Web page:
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Re: SSH port 22 is invisible from the internet!! :(

> On Mon, Apr 09, 2007 at 03:53:24PM +0200, Jochen Schulz wrote:
>>> I use iptables as a firewall and have added a rule to open the port 22:
>> That probably means you are blocking any traffic not explicitly allowed,
>> correct? Maybe it would help to show us your complete iptables script.
> I attach the iptables script to this mail.

Still looks fine (as far as I am able to parse iptable-save's output).

>> And you are connected directly to the internet, right? No NAT?
> It's a long story. :(
> My ISP use PPTP VPN to share the internet amongs clients.
> So everybody are happy because they use Windows, but I must to setup my 
> Etch to:
> 1. use dhcp on eth0
> 2. setup pptplinux to bring up ppp0 interface so to can to connect to 
> the internet.
> 3. I asked and get from my ISP a public IP address that I used to to
> others can from internet reach my apache2 www server and I to can to use 
> exim4 for the mailing, because the mail system of my ISP have bad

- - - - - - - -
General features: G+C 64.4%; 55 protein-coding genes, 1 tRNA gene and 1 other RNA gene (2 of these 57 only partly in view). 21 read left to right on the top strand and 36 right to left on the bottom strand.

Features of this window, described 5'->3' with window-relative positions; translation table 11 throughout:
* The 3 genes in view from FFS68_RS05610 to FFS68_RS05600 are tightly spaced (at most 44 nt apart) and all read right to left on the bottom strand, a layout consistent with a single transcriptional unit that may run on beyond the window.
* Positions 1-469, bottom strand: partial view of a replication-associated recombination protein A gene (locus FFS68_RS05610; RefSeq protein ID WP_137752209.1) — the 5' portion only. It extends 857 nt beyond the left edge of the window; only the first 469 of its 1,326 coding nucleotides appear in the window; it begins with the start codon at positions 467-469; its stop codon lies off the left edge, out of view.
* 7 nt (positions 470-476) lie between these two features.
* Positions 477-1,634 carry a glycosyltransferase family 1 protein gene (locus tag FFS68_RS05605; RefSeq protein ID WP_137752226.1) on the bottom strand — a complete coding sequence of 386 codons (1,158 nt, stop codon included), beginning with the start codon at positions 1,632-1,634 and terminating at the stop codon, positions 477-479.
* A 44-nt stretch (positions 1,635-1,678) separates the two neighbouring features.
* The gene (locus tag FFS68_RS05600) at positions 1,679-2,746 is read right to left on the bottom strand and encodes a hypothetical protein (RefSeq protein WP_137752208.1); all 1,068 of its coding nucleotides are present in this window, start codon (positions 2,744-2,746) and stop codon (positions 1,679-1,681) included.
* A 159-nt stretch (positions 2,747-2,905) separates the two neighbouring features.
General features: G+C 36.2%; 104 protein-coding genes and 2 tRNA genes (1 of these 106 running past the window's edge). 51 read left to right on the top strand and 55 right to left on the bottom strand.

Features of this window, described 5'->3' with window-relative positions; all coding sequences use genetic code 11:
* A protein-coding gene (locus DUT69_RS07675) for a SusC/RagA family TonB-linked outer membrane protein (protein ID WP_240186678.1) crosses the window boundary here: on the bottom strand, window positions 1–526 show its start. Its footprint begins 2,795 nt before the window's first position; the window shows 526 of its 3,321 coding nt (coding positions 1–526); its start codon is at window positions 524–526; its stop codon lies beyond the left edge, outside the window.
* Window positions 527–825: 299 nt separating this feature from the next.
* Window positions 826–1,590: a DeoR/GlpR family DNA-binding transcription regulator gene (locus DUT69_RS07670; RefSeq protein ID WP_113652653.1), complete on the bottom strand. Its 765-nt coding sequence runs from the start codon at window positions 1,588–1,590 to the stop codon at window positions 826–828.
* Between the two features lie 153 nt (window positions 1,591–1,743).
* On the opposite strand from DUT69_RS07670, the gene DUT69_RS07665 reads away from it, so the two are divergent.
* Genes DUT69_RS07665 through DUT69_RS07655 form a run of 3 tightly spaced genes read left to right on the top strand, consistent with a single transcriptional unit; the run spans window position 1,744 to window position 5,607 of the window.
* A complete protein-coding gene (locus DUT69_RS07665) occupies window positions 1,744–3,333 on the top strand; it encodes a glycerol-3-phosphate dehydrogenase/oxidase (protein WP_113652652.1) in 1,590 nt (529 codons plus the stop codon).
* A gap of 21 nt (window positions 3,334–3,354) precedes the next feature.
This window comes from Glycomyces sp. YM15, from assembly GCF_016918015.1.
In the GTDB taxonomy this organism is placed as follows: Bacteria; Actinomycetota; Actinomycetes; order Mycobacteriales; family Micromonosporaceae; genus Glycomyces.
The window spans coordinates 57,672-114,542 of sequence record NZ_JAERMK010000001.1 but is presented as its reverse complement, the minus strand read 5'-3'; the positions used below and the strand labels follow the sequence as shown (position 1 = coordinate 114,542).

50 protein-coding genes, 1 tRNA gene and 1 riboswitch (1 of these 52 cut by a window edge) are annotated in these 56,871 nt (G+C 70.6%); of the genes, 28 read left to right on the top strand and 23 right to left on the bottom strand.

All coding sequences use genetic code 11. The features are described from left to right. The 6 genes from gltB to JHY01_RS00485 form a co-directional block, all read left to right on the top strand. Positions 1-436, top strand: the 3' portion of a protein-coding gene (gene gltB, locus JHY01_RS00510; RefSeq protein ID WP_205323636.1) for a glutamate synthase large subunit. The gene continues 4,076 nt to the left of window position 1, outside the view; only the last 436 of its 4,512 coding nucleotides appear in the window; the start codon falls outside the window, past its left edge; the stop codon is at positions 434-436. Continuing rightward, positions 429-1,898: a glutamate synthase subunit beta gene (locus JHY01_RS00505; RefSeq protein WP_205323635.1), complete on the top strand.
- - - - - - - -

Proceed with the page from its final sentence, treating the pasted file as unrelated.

> setup.

Hm, weird setup. So you get a non-public IP address on eth0 via DHCP and
a "static" public address for ppp0?

>> To debug it a little bit more, you could use tcpdump to see whether you
>> can see packets coming on port 22/tcp at all (tcpdump -i $dev "port
>> 22"). If you do, you have a problem with outgoing packages which would
>> explain the timeouts.
> I do:
> $ sudo tcpdump -vv -i ppp0 "port 22"
> tcpdump: listening on ppp0, link-type LINUX_SLL (Linux cooked), capture size 96 bytes
> so if you could, please try to connect with ssh to my system!

Done (twice). Got a timeout again.

If you can see either both incoming and outgoing packets or no packets
at all, your setup is fine and someone else is dropping them. If you see
only incoming packets, it's your fault.

In any case, I would now try to let sshd listen on another port that is
probably not filtered (like 443).

> You could to use "sshuser" username and "1234qwer" password to this. :)

You should definitely remove that test user *now*. To debug connection
problems on that network layer, there's no need for anyone to be able to
login. Trying to login (even if just to fail to do that) is enough.

If I had to live on a desert island I would take a mobile phone,
preferably a Nokia 8810.
[Agree]   [Disagree]

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